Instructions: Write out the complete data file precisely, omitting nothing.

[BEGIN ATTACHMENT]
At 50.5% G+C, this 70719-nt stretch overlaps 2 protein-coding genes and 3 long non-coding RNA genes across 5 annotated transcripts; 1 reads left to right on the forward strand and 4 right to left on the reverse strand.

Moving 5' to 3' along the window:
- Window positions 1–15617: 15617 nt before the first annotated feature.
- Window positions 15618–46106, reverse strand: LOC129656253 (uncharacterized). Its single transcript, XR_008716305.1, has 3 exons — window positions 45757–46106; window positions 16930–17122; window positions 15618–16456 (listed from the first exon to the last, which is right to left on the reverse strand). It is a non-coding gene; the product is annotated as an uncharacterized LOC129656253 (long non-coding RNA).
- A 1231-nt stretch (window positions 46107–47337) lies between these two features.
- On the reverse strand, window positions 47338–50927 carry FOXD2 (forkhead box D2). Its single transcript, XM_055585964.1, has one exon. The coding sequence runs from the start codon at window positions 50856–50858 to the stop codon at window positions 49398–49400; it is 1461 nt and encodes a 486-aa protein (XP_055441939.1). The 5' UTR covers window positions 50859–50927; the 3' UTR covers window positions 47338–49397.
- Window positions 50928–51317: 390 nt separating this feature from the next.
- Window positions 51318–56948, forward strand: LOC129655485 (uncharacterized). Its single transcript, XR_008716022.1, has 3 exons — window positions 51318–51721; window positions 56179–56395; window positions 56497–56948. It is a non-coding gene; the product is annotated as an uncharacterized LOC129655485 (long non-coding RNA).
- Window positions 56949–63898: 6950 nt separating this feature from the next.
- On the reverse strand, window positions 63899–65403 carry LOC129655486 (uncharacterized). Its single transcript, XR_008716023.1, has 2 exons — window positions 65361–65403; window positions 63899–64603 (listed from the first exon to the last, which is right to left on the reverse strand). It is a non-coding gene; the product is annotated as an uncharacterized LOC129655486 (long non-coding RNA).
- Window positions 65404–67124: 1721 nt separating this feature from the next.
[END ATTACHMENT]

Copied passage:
At 50.5% G+C, this 70719-nt stretch overlaps 2 protein-coding genes and 3 long non-coding RNA genes across 5 annotated transcripts; 1 reads left to right on the forward strand and 4 right to left on the reverse strand.

Moving 5' to 3' along the window:
- Window positions 1–15617: 15617 nt before the first annotated feature.
- Window positions 15618–46106, reverse strand: LOC129656253 (uncharacterized). Its single transcript, XR_008716305.1, has 3 exons — window positions 45757–46106; window positions 16930–17122; window positions 15618–16456 (listed from the first exon to the last, which is right to left on the reverse strand). It is a non-coding gene; the product is annotated as an uncharacterized LOC129656253 (long non-coding RNA).
- A 1231-nt stretch (window positions 46107–47337) lies between these two features.
- On the reverse strand, window positions 47338–50927 carry FOXD2 (forkhead box D2). Its single transcript, XM_055585964.1, has one exon. The coding sequence runs from the start codon at window positions 50856–50858 to the stop codon at window positions 49398–49400; it is 1461 nt and encodes a 486-aa protein (XP_055441939.1). The 5' UTR covers window positions 50859–50927; the 3' UTR covers window positions 47338–49397.
- Window positions 50928–51317: 390 nt separating this feature from the next.
- Window positions 51318–56948, forward strand: LOC129655485 (uncharacterized). Its single transcript, XR_008716022.1, has 3 exons — window positions 51318–51721; window positions 56179–56395; window positions 56497–56948. It is a non-coding gene; the product is annotated as an uncharacterized LOC129655485 (long non-coding RNA).
- Window positions 56949–63898: 6950 nt separating this feature from the next.
- On the reverse strand, window positions 63899–65403 carry LOC129655486 (uncharacterized). Its single transcript, XR_008716023.1, has 2 exons — window positions 65361–65403; window positions 63899–64603 (listed from the first exon to the last, which is right to left on the reverse strand). It is a non-coding gene; the product is annotated as an uncharacterized LOC129655486 (long non-coding RNA).
- Window positions 65404–67124: 1721 nt separating this feature from the next.